Wilkins, John, A discovery of a new world : or a discourse tending to prove, that 'tis probable there may be another Habitable World in the Moon ; with a discourse concerning the Probability of a Passage thither; unto which is added, a discourse concerning a New Planet, tending to prove, that 'tis probable our earth is one of the Planets
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That the Earth may be a Planet.
Gallilæ{us} his Glaſs; the ſeventh of them be-
Vide Fro-
mond.
ing but a deceit of the eye, ariſing from
Mite. l. 3.
c. 1. art. 1.
their too great nearneſs;
and if a Man try,
in a clear Night, to number them diſtinctly,
he ſhall find that there will ſometimes appear
but ſix, and ſometimes more.
True indeed, the original word of this
Scripture המ’ב, does not neceſſarily imply
any ſuch number in its ſignification, but yet
our Engliſh Tranſlation renders it the ſe-
ven Stars;
and if it had been expreſly ſo
in the Original too, it might have ſpoken
true enough, becauſe they are uſually eſteem-
ed of that number.
And when it had been
ſaid, He made the ſeven Stars, and Orion, we
might eaſily have underſtood the words
thus:
He made thoſe Conſtellations that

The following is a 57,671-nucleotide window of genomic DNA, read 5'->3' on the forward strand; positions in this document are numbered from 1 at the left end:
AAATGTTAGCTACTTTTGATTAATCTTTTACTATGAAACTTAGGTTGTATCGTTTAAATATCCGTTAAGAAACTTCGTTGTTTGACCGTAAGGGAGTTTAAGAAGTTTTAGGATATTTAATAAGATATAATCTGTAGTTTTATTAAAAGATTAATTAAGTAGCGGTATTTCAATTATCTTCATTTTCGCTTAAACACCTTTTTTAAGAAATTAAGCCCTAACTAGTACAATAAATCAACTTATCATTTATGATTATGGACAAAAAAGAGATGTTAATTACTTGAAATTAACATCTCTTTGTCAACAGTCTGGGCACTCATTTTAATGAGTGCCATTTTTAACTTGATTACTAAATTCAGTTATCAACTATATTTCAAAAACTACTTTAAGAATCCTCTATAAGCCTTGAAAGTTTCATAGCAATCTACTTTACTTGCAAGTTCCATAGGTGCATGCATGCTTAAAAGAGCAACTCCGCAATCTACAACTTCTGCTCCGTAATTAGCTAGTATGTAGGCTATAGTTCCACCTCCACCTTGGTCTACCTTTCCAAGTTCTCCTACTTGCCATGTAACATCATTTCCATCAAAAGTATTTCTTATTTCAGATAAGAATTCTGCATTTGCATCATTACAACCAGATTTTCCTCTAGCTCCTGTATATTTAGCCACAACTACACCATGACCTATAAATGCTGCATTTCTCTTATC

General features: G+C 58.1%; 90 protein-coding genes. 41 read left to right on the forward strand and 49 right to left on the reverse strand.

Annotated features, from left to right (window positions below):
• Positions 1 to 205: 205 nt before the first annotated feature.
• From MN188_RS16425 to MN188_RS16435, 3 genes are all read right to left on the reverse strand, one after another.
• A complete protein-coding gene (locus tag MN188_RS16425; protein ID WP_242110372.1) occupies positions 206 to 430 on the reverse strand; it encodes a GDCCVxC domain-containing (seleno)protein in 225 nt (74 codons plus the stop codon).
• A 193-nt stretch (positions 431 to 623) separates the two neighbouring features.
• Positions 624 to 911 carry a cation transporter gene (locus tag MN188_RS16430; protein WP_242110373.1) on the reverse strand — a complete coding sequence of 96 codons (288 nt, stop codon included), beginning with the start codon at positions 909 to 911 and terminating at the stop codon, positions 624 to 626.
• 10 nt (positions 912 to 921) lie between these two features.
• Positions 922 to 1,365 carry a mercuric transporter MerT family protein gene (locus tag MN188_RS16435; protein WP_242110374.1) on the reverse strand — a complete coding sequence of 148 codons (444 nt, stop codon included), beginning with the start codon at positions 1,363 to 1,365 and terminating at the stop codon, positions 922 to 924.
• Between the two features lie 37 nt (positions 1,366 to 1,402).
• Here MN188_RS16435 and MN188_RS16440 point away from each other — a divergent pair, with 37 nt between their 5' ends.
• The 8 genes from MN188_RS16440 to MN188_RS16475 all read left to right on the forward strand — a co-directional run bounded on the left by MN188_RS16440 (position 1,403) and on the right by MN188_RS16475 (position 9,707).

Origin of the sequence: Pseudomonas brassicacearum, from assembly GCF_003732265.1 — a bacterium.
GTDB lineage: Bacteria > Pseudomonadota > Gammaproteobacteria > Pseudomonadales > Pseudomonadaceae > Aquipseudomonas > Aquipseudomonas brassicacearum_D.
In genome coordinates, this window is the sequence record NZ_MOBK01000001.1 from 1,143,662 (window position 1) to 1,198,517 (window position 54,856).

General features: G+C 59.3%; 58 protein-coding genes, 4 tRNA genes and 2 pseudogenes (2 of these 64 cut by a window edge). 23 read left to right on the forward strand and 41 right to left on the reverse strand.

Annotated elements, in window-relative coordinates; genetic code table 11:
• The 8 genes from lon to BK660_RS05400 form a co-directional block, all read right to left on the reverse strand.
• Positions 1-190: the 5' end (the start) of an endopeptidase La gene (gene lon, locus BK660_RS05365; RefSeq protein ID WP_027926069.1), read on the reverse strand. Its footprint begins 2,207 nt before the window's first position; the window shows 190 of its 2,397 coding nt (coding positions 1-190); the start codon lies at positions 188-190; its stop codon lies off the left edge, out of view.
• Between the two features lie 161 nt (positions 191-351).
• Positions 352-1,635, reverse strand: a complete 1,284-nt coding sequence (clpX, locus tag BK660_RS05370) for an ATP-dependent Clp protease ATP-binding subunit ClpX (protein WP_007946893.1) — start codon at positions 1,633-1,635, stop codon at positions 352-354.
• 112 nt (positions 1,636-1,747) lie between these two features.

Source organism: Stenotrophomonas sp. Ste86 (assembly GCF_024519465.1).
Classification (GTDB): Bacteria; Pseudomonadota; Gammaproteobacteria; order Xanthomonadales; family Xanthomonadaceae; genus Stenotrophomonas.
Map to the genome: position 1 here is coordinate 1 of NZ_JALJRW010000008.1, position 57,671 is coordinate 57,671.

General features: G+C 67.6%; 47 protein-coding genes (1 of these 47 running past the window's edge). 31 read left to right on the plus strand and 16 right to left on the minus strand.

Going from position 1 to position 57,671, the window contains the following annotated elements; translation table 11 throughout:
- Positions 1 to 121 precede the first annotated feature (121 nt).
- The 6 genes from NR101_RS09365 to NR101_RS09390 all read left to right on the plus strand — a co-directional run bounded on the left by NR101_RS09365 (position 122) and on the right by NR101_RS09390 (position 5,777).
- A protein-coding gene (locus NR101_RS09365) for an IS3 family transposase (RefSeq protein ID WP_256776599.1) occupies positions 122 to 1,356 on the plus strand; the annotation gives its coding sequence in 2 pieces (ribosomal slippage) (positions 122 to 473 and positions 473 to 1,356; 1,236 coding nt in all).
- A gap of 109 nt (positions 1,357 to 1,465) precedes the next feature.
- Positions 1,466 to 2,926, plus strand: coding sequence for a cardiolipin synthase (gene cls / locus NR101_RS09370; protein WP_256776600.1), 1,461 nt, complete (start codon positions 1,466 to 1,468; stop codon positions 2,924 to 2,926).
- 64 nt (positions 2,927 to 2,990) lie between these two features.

are commonly known unto us under ſuch
names.
From all theſe Scriptures, ’tis clearly ma-
nifeſt, that it is a frequent cuſtom for the
Holy Ghoſt to ſpeak of natural Things, ra-
ther according to their appearance and com-
mon opinion, than the truth it ſelf.
Now
it is very plain, and our Enemies themſelves
do grant it, that if the World had been
framed according to the Syſteme of Coperni-
Fromond.c{us}, Futurum eſſet ut vulg{us}, de Solis motu &

Antar.
c. 6.
Terræ ſtatu proinde ut nunc loquerctur.
The
vulgar phraſe would have been the ſame as
now it is, when it ſpeaks of the Sun's Mo-
tion, and the Earth's ſtanding ſtill.
Wherefore ’tis not improbable, that ſuch
kind of Scripture-expreſſions, are to be un-

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